When analogue was tops


Next year Nelson will have its analogue television network turned off but the man who helped install the system in Nelson says it was revolutionary in 1971. Sinead Ogilive reports.

It’s hard to imagine a time when people would have stopped in the street at the sight of a TV in a shop window, but Laurie Merrick, 89, remembers the awe the Nelson community had for TV in its first appearances.

Nelson will switch off its analogue TV transmitter next year, but Laurie remembers the excitement that came with the Grampians television transmitter that provided Nelsonians with their first good quality picture.

“It was the first high quality stuff for Nelson. Before it was pretty hairy,” says Laurie from his Stoke home.

Nelson in 1971 saw men in a collar and tie to work, Ford Anglias driving the streets, the community bickering over whether the Trafalgar centre should be built, and of course, the launch of clear television thanks to the analogue network.

Laurie was involved in the major advance for viewers with coverage to the Nelson district from the tower atop the Grampians, the first permanent system of its kind for Nelson he says.

As the transmission superintendent for the New Zealand Broadcasting Corporation Laurie headed a team responsible for the installation of the new television network for the region which he says was evolutionary for people in Nelson.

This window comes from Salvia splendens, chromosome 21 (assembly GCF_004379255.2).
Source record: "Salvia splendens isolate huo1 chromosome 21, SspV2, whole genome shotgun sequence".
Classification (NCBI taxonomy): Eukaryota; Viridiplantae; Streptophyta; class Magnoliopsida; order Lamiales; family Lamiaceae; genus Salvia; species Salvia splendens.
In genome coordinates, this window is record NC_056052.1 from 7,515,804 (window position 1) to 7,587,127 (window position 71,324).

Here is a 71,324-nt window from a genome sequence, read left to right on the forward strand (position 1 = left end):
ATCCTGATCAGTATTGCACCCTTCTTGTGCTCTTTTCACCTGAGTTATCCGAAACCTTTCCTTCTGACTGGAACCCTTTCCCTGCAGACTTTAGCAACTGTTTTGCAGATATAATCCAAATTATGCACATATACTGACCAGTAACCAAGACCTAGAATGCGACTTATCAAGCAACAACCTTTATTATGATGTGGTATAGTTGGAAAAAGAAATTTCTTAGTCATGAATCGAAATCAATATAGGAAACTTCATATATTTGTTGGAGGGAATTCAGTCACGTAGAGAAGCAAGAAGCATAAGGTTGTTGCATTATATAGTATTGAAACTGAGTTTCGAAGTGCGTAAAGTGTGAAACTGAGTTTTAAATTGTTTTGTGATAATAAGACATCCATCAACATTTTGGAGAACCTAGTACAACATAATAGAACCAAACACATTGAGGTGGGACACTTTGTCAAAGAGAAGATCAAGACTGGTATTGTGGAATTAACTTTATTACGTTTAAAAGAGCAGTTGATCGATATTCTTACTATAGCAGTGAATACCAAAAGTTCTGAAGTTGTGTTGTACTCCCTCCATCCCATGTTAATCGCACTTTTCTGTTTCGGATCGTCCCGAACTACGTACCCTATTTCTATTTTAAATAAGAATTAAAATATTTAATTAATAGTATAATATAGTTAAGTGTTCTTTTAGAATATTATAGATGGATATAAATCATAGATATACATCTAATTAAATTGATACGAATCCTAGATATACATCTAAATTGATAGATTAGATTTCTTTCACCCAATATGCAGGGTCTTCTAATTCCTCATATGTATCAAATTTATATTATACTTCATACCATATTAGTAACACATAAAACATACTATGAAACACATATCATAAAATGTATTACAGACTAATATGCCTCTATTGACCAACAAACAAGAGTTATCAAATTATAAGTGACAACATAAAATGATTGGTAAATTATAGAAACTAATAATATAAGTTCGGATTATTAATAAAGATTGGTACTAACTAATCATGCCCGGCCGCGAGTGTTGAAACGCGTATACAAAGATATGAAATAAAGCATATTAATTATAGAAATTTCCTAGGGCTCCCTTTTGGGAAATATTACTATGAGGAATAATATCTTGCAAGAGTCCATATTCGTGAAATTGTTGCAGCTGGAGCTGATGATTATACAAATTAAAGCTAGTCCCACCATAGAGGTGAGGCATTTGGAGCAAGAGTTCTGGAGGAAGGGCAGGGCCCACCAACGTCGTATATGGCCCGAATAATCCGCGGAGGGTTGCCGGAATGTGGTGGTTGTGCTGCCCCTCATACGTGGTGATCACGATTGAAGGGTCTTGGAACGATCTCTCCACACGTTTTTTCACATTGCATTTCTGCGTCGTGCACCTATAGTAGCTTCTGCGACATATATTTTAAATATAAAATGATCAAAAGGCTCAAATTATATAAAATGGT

Getting the tower in place was a huge feat, with specialist riggers scaling the tower building it bit by bit, and having to dig out the road to the top of the Grampians was a big project he says.

Laurie says Landrovers were the only vehicle that could scale the hill, and the equipment was carried up bits at a time, and after the foundations for the tower had been laid, the tower itself took two to three weeks to install.

TV had only been around for the past few years in the South Island and Laurie describes the signal provided by private translators in Nelson as “very, very fuzzy and nasty at times” as they were trying to pick pictures up from a transmitter in Wellington.

In a newspaper article in 1971 Laurie was quoted as saying “there would be some people in Nelson who could get a TV picture for the first time” and most people did not own their own television.

At the time, there was an excitement in the community and Laurie says people were inclined to “rush in and get a set” in preparation for the new system

While the Murchison tower on Mt Rochford stopped receiving programmes only last month, Nelsons Grampians tower is due for the big switch off in October next year, which will be almost 42 years to the date since it changed the lives of Nelsonians.